• About half a batch of Master Bread Dough (recipe listed below)
  • 1/4 lb (1 stick) unsalted butter
  • 1 teaspoon minced fresh garlic
  • 3/4 teaspoon dried Italian seasoning
  • 1/2 teaspoon granulated dried garlic
  • 1/2 teaspoon Kosher salt, plus an additional 1/2 teaspoon for sprinkling
  • 1/4 teaspoon freshly ground black pepper
  • optional for serving, grated hard Italian cheese (Romano, Asiago, Parmesano, etc…) and a bowl of warm marinara sauce.

As with many good foods, this recipe starts with a stick of butter.  Oh butter, I love you.  Why do you treat me so badly?

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Unwrap butter and place in a microwave safe bowl.  Heat in the microwave until the butter is fully melted. There are days I’m tempted to stop at this step and just rub the melted butter into my skin.  But that might encourage cannibalism.

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Stir garlic, Italian seasoning, granulated garlic, the 1/2 teaspoon of Kosher salt and freshly ground pepper into the melted butter.  Set next to you on the countertop and turn your attention to the dough.

Dust the refrigerated dough in the bucket with a generous amount of flour.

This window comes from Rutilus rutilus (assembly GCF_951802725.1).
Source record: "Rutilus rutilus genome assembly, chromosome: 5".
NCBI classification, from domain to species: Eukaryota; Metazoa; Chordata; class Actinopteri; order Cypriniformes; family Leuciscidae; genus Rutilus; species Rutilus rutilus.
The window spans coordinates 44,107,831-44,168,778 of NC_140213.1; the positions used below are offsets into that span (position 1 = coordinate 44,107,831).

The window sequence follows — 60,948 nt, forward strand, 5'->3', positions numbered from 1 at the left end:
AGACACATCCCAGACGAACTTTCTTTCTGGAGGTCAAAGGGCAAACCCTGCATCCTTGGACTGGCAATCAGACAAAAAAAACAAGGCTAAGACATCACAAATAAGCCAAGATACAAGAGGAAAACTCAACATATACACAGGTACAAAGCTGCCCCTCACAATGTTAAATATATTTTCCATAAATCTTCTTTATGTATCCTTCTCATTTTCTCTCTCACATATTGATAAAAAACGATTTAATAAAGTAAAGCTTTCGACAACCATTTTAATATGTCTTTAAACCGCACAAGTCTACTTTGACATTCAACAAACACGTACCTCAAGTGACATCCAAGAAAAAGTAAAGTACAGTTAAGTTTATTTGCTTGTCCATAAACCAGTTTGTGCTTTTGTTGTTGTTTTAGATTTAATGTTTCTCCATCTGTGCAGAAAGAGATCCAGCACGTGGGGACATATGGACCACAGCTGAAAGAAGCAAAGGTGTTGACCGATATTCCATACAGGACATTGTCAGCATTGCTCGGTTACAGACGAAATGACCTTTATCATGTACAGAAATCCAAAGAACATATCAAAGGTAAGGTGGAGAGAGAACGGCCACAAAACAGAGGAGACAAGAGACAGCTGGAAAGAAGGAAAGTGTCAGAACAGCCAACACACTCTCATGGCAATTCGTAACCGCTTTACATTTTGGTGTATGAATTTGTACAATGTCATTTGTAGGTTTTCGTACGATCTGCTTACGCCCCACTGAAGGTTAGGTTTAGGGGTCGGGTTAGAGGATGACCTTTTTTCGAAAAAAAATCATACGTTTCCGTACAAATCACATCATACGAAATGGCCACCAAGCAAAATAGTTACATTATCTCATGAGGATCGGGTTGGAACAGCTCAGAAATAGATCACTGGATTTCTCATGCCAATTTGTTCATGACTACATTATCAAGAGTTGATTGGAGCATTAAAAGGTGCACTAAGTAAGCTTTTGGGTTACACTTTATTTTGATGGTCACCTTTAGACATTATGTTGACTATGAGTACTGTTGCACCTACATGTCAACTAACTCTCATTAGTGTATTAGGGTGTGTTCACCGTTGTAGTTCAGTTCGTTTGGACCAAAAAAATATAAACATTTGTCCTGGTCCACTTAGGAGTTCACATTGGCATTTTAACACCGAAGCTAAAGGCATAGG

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Pull dough up from the center and use a sharp knife to cut off a portion that is between the sizes of a golf ball and plum. Please excuse my floury hands, folks, there’s just no way to get around it here…

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Pull the sides down and under while rotating the dough to form a smooth ball.

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On a clean counter, place the dough ball, seam side down, and gently cup the dough with your hand.

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Rotate it in one direction on the counter while providing gentle and steady downward pressure. This will smooth the surface of the dough ball and make it tight.

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Carefully deposit the dough ball into the butter mixture and turn to coat completely.

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Use a fork to transfer the dough to a 9″ x 13″ pan. My pan, she has been well used and she works hard.  She has permanent stains.  Please don’t hold that against me.

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Repeat until you have at least four rows of three dough balls.  If you want very crusty bubbles of bread, stop here.  If you prefer crusty tops with softer sides, cut off and roll six more dough balls and place them in the open spaces between rows.  For this batch, I opted for crusty tops and soft sides.  I’m unpredictable like the wind.